Our next Administration faces unprecedented challenges and opportunities. Reversing more than half a century of ballooning indebtedness and bloated bureaucracy will be daunting. Transforming health care and retirement plans so they are stable and sustainable will require courage and sacrifice heretofore unknown among politicians. Restoring our global influence and leading the resistance to intolerance and totalitarianism will demand humility, wisdom and moral and military strength. Advocating for life from conception to coronation and affirming compassion for the broken, poor and vulnerable will summon our best character and competencies. Standing with Israel while engaging in honest dialogue with Muslim leaders calls for Solomonic discernment.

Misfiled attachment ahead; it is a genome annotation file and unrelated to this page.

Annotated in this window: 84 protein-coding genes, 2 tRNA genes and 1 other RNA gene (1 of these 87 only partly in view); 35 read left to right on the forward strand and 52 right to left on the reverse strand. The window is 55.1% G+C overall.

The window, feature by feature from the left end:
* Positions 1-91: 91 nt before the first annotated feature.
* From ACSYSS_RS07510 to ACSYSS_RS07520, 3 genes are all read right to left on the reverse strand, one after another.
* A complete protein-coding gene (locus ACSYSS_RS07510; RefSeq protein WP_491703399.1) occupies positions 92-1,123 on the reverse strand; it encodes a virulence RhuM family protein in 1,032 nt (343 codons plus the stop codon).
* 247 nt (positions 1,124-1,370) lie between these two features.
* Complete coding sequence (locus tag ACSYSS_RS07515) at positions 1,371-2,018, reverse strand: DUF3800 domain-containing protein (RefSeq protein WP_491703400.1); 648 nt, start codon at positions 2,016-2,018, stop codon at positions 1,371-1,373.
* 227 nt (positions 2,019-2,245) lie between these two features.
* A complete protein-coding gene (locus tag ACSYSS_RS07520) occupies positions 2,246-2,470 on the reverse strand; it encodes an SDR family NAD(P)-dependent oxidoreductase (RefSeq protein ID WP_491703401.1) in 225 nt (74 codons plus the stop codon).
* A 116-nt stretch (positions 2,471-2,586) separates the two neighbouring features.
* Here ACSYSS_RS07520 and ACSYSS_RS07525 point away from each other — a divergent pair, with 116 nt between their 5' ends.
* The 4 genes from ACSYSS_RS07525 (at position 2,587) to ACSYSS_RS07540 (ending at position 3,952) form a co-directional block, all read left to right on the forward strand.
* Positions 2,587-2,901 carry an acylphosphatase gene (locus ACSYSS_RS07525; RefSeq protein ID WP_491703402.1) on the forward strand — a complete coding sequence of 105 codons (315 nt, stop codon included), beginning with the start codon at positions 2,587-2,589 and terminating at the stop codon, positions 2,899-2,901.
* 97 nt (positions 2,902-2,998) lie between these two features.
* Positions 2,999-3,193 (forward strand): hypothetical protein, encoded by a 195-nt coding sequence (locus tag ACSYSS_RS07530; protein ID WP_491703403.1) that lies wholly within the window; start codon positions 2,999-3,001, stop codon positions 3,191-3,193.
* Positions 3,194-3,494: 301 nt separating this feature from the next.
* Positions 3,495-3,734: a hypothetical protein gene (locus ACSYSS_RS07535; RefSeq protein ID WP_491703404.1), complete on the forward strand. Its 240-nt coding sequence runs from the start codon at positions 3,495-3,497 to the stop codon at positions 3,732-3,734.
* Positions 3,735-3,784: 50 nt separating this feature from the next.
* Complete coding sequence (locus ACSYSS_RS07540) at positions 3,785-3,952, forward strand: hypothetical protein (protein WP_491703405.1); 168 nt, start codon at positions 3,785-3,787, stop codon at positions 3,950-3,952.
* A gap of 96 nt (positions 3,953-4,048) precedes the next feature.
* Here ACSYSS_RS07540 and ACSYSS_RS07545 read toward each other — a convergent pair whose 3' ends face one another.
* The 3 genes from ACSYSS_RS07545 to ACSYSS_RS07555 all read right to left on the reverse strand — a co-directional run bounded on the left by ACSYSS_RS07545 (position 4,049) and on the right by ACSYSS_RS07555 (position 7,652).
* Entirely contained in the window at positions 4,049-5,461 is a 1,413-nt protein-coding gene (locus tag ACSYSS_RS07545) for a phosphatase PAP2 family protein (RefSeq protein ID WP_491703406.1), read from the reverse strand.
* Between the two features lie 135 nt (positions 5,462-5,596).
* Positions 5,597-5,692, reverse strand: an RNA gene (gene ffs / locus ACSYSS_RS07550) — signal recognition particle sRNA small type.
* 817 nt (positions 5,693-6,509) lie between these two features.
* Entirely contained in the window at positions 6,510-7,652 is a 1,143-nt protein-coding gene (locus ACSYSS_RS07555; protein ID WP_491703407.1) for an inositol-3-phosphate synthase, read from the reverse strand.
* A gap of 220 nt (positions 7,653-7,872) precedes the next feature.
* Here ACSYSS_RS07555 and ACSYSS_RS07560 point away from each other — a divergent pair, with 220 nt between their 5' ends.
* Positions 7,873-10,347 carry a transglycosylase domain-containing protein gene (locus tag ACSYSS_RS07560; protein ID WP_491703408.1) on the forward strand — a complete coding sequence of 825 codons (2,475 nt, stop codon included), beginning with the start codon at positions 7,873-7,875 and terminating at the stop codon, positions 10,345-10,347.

Can we chart a fresh direction, revitalizing our founding principles for 21st century realities? Or is it too late and must we “adjust” to a “new world order” and “settle” for less? There is no way forward without pain. The only question is which type of surgery and recovery creates long-term health in the patient we call the United States of America.